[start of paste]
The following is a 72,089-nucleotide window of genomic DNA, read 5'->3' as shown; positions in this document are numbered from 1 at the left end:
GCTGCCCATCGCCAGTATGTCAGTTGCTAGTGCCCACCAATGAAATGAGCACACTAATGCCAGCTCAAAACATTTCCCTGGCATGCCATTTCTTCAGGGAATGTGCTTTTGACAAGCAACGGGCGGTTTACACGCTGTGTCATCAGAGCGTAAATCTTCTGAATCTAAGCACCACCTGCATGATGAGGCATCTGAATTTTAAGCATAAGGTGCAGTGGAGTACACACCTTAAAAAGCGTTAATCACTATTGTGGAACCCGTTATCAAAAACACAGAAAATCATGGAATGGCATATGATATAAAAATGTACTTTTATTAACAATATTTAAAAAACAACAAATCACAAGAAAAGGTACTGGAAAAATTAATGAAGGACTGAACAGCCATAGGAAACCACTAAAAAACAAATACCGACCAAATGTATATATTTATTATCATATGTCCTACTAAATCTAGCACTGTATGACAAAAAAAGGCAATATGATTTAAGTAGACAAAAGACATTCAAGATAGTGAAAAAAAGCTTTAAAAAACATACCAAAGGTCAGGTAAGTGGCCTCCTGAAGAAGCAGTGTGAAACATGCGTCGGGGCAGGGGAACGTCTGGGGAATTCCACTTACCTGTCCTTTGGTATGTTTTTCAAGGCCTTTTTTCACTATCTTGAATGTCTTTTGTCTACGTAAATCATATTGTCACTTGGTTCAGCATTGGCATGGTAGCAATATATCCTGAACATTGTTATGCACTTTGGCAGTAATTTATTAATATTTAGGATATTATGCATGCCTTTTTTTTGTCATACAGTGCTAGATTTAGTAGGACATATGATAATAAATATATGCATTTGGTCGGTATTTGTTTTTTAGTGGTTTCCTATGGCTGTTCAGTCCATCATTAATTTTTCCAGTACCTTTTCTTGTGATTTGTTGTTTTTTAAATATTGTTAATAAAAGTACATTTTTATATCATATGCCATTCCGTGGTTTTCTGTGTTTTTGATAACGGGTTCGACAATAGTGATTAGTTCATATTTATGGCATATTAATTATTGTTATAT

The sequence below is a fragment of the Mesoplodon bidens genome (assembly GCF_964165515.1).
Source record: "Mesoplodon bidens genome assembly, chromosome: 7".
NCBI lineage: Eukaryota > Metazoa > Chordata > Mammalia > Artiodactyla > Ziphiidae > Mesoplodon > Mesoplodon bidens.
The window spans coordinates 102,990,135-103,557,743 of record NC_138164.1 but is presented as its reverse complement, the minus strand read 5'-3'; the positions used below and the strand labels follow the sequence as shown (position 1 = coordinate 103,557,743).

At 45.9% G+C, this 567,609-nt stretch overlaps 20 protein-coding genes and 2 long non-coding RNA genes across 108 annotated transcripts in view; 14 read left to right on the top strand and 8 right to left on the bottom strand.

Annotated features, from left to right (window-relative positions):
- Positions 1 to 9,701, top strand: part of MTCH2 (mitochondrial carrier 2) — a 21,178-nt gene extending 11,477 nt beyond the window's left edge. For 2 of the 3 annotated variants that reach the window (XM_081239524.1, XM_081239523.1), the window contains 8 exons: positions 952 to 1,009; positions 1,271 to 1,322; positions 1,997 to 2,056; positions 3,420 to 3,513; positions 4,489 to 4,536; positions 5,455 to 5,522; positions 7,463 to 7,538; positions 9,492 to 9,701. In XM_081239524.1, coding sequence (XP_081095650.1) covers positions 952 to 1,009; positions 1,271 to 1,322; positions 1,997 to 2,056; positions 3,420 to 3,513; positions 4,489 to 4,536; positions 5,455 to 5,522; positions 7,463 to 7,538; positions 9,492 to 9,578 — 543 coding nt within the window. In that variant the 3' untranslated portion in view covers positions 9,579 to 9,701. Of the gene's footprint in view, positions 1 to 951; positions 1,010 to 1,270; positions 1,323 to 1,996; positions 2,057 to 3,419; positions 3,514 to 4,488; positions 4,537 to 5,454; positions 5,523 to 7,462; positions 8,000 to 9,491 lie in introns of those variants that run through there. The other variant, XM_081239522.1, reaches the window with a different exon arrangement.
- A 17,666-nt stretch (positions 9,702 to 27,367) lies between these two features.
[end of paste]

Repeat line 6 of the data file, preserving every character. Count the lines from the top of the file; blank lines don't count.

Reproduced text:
The window spans coordinates 102,990,135-103,557,743 of record NC_138164.1 but is presented as its reverse complement, the minus strand read 5'-3'; the positions used below and the strand labels follow the sequence as shown (position 1 = coordinate 103,557,743).